5 Science Fiction That Turned Reality
SCIENCE FICTION – Check out the five (5) science fiction predictions that turned into reality.
Science fiction is crafted to spark imagination, and although it offers comfort that malevolent robots and planet-destroying space stations are purely products of fiction, the non-existence of practical jetpacks, flying cars, and teleportation, in reality, can be somewhat disheartening.
Despite the eagerness for these revolutionary developments, with the understanding that their realization might require time, as evidenced by Tesla’s achievement of launching a car into space, it is fascinating to delve into five sci-fi predictions that have indeed come to fruition.
Mark Twain, in his 1898 story “From the ‘London Times’ in 1904,” unexpectedly delves into the concept of the Internet. In this narrative, Twain introduces the telelectroscope, a device remarkably reminiscent of an early version of the internet. Twain accurately predicted its connection to phone lines. He envisioned a future where an “improved ‘limitless-distance’ telephone” would enable global visibility and discussions about the “daily doings of the globe.” The story’s protagonist, an army officer facing execution, explores the internet, connecting with various parts of the world, studying its peculiarities, and interacting with its inhabitants. This mirrors the contemporary experience of individuals feeling a sense of freedom through the internet, despite physical confinement.
The Moon Landing
In 1865, Jules Verne wrote “From the Earth to the Moon: A Direct Route in 97 Hours, 20 Minutes.” A century later, Neil Armstrong’s historic moonwalk marked a monumental moment for humanity. Verne’s meticulous lunar narrative in “From the Earth to the Moon” and its sequel, “Around the Moon,” set them apart in sci-fi history. While not entirely aligning with reality, Verne’s work accurately anticipated a team of spacefarers undertaking the initial lunar journey, influencing subsequent artists like H.G. Wells and Georges Melies.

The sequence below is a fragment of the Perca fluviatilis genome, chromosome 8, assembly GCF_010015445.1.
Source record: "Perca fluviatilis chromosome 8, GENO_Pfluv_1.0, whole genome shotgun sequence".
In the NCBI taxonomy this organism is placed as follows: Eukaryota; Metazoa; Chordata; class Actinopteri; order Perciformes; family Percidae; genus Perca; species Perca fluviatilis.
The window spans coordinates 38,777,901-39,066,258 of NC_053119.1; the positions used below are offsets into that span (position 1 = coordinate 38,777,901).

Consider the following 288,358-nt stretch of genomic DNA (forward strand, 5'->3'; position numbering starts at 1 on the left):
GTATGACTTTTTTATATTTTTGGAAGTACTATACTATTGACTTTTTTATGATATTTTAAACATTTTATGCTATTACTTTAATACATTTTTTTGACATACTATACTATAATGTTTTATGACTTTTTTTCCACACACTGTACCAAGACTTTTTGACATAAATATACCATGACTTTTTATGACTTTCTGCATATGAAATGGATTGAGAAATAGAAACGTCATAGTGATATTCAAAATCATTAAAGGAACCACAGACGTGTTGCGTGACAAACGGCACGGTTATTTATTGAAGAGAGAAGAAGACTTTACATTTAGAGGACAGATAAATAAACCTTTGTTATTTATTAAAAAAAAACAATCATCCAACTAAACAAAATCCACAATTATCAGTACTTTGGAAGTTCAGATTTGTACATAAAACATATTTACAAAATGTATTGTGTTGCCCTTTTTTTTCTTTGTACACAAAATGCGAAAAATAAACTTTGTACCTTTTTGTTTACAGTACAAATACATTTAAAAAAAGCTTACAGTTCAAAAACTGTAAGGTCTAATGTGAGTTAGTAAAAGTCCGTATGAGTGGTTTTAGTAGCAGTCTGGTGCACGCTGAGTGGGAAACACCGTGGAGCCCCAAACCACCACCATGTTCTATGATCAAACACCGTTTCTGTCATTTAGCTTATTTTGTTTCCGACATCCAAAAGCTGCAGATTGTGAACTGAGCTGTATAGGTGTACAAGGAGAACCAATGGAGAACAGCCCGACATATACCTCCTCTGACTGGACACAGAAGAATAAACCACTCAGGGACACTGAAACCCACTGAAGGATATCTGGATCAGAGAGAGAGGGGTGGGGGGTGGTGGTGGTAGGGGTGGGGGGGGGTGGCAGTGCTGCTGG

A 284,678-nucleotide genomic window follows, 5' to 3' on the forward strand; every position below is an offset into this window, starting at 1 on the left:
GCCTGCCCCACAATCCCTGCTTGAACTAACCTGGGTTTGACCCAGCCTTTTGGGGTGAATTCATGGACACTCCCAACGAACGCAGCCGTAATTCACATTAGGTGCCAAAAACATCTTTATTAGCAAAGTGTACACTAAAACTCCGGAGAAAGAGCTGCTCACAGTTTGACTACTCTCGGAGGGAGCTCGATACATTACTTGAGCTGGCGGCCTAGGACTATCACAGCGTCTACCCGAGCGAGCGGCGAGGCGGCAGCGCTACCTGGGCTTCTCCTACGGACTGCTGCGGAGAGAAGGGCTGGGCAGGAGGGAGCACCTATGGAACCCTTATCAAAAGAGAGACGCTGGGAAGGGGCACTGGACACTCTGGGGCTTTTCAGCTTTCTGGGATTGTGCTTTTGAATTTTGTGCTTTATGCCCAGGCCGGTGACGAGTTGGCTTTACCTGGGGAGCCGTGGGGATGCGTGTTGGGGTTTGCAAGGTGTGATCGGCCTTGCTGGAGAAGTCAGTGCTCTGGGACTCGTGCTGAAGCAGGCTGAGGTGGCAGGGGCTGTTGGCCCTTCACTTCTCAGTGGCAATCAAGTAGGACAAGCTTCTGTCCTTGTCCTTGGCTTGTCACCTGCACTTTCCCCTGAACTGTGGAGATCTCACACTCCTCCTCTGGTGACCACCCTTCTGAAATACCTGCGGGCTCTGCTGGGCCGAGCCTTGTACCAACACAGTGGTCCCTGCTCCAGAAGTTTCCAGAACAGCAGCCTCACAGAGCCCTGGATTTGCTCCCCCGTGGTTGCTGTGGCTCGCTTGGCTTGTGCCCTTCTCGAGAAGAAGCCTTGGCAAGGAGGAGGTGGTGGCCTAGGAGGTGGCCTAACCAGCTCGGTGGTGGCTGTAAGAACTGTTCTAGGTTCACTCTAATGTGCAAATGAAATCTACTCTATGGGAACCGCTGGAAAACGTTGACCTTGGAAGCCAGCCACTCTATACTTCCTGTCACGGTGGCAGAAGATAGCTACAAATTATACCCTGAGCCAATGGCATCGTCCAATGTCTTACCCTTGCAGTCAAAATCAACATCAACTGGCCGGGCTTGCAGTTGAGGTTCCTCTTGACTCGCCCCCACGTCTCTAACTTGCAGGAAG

Verne’s vision left an indelible mark, acknowledged by Neil Armstrong during Apollo 11’s return journey. Armstrong referenced Verne’s book, noting the fitting connection as the modern-day Columbia concluded its rendezvous with Earth and the Pacific Ocean.
Stanley Kubrick’s 1968 film “2001: A Space Odyssey” may not have brought the monolith and star child to reality, but it significantly influenced the concept of tablet computers. The film depicted astronauts multitasking with individual flatscreen computers, referred to as newspads. Arthur C. Clarke’s description of newspads strikingly resembles the functionality of contemporary tablet computers. Kubrick even envisioned headlines for the newspad, resembling modern news updates.
Star Trek’s communicator, introduced in 1964, serves as an early precursor to the cellphone. The futuristic device facilitated communication between the starship Enterprise and alien planets. While lacking modern features, it foreshadowed the convenience of mobile communication. Gene Roddenberry, Star Trek’s creator, wasn’t the sole visionary; Eric Tigerstedt had patented a pocket-size folding telephone in 1917, anticipating mobile phone technology.
Star Wars, particularly the 1977 film, introduced holograms to popular imagination. Princess Leia’s holographic recording, transmitted by R2-D2, played a pivotal role. While holographic performances like Tupac’s at Coachella in 2012 captured public attention, the concept predates their actual existence. Euclideon Holographics has endeavored to modernize table-projected holograms, though the innovation comes with a hefty price tag, reaching up to $100,000 for their devices.
READ ALSO: 8 Incredible New Species Discovered In 2023